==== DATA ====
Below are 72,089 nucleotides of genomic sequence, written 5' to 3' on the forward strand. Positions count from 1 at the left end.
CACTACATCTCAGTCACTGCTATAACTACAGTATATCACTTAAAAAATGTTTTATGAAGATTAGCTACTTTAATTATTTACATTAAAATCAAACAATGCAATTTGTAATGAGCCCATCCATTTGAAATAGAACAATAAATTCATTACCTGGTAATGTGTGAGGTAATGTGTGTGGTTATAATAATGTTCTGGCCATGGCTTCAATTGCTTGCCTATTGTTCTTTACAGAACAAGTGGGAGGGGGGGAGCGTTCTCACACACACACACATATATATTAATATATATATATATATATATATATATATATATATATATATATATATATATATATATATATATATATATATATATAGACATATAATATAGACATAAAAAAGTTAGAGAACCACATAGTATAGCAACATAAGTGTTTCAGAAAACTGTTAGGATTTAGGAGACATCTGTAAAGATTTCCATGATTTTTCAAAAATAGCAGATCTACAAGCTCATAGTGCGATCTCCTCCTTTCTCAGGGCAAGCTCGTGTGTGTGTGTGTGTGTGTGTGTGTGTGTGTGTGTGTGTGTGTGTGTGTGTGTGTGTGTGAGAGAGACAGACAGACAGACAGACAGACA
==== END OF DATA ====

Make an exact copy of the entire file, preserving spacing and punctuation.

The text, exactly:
Below are 72,089 nucleotides of genomic sequence, written 5' to 3' on the forward strand. Positions count from 1 at the left end.
CACTACATCTCAGTCACTGCTATAACTACAGTATATCACTTAAAAAATGTTTTATGAAGATTAGCTACTTTAATTATTTACATTAAAATCAAACAATGCAATTTGTAATGAGCCCATCCATTTGAAATAGAACAATAAATTCATTACCTGGTAATGTGTGAGGTAATGTGTGTGGTTATAATAATGTTCTGGCCATGGCTTCAATTGCTTGCCTATTGTTCTTTACAGAACAAGTGGGAGGGGGGGAGCGTTCTCACACACACACACATATATATTAATATATATATATATATATATATATATATATATATATATATATATATATATATATATATATATATATATATATATAGACATATAATATAGACATAAAAAAGTTAGAGAACCACATAGTATAGCAACATAAGTGTTTCAGAAAACTGTTAGGATTTAGGAGACATCTGTAAAGATTTCCATGATTTTTCAAAAATAGCAGATCTACAAGCTCATAGTGCGATCTCCTCCTTTCTCAGGGCAAGCTCGTGTGTGTGTGTGTGTGTGTGTGTGTGTGTGTGTGTGTGTGTGTGTGTGTGTGTGTGTGTGAGAGAGACAGACAGACAGACAGACAGACA